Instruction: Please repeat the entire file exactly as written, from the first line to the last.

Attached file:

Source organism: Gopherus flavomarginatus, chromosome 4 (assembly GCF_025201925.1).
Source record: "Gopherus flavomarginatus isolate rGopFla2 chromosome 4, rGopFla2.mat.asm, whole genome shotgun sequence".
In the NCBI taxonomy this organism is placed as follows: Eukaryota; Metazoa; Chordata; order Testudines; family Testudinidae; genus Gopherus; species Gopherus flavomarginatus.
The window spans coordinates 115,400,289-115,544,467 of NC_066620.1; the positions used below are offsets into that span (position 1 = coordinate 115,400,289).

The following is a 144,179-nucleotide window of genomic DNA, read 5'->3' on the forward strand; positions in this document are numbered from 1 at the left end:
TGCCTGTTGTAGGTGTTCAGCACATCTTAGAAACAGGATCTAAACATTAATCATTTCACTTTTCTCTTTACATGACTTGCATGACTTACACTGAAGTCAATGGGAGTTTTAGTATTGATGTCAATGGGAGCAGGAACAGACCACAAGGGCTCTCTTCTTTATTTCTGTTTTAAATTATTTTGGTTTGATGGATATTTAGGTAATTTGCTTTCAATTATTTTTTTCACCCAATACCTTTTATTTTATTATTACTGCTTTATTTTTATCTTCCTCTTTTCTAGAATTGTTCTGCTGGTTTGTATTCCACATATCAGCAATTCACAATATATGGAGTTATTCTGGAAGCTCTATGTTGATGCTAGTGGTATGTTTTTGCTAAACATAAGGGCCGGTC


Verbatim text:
Source organism: Gopherus flavomarginatus, chromosome 4 (assembly GCF_025201925.1).
Source record: "Gopherus flavomarginatus isolate rGopFla2 chromosome 4, rGopFla2.mat.asm, whole genome shotgun sequence".
In the NCBI taxonomy this organism is placed as follows: Eukaryota; Metazoa; Chordata; order Testudines; family Testudinidae; genus Gopherus; species Gopherus flavomarginatus.
The window spans coordinates 115,400,289-115,544,467 of NC_066620.1; the positions used below are offsets into that span (position 1 = coordinate 115,400,289).

The following is a 144,179-nucleotide window of genomic DNA, read 5'->3' on the forward strand; positions in this document are numbered from 1 at the left end:
TGCCTGTTGTAGGTGTTCAGCACATCTTAGAAACAGGATCTAAACATTAATCATTTCACTTTTCTCTTTACATGACTTGCATGACTTACACTGAAGTCAATGGGAGTTTTAGTATTGATGTCAATGGGAGCAGGAACAGACCACAAGGGCTCTCTTCTTTATTTCTGTTTTAAATTATTTTGGTTTGATGGATATTTAGGTAATTTGCTTTCAATTATTTTTTTCACCCAATACCTTTTATTTTATTATTACTGCTTTATTTTTATCTTCCTCTTTTCTAGAATTGTTCTGCTGGTTTGTATTCCACATATCAGCAATTCACAATATATGGAGTTATTCTGGAAGCTCTATGTTGATGCTAGTGGTATGTTTTTGCTAAACATAAGGGCCGGTC